Sarah: InterChange Thailand Update #2

Posted May 7, 2019

We are currently four hours outside of Bangkok. Sarah is today's writer. She gives you an overview of our experience on Monday, beginning in Bangkok. 

We had an early start to the morning as we went out with missionaries to the local market to find breakfast. We all purchased a couple of items and headed back to her house to share our findings. We enjoyed a variety of doughnuts, fruits, meat and a rice dish. Over breakfast we enjoyed the company of Nate and Sarah’s family and were able to learn more about their life in Thailand.

Later in the day we drove to a different province to meet with another missionary family from the Philippines. On the way we observed many different things. From the cars, plants, buildings, statues and businesses we got a glimpse into Thai culture. That night we went to dinner in the market to enjoy another new and exciting dish with this family. Over dinner we listened as they told us about their journey to the Korat area and the challenges of spreading Christianity. They recently moved here a couple months ago to start a new ministry. Their last mission with university students was going well, and they were able to hand it off to someone else as they moved to Korat. They are beginning with a cultural study of the people in order to find the best way to reach them. Please pray for this family and the Christians already living in Korat to be bold in sharing their faith and also find ways to connect with people.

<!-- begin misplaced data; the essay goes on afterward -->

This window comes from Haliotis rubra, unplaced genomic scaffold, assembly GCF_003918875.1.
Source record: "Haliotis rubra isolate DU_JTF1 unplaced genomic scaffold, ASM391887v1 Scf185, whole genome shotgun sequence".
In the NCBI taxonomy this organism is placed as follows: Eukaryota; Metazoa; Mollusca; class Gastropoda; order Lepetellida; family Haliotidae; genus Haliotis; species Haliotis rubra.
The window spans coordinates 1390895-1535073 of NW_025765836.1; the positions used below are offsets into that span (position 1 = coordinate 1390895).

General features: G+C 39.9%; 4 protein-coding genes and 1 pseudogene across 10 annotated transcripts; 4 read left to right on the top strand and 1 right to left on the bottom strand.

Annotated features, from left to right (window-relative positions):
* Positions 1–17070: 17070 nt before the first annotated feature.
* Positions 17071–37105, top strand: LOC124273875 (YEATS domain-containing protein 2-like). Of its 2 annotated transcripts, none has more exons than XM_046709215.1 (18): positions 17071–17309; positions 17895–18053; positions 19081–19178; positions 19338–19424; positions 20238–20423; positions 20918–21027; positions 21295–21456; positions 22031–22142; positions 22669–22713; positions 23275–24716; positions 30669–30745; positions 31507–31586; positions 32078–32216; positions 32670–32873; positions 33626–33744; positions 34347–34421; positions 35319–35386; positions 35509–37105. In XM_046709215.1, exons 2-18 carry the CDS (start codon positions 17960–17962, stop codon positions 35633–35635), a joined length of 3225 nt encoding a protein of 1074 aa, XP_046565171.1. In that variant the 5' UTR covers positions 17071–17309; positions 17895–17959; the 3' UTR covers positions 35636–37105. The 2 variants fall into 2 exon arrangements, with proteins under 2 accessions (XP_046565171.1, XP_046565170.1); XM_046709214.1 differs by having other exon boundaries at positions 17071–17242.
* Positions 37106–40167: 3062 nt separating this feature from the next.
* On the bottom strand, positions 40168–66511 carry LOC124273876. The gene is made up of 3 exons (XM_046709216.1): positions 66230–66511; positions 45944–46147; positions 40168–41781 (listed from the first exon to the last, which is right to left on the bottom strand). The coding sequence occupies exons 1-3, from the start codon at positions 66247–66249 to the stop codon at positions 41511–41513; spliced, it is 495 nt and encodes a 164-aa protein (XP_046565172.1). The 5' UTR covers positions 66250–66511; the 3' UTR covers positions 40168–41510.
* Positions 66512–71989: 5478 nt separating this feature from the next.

The Bangkok market experience that Sarah begins with was an exercise in cross-cultural immersion. We wanted students to experience having to function in a setting that is completely foreign to them. One of our guides led the student expedition and it was successful. Not having language, money-literacy, or any idea of what many of the things sold in the market were, students had to find a way through the experience. So many people who come to Canada from other cultures experience those sort of things regularly, and as the dominant culture we tend to lack empathy for those people. 

The missionary family in Korat is just beginning the church planting process in Thailand's third largest city. Our time with them helps us understand more of day to day for people who serve in missions. We have also been learning of some of the challenges and advantages non-Western missionaries have as they connect and build relationships.

Thanks for following along, and for praying.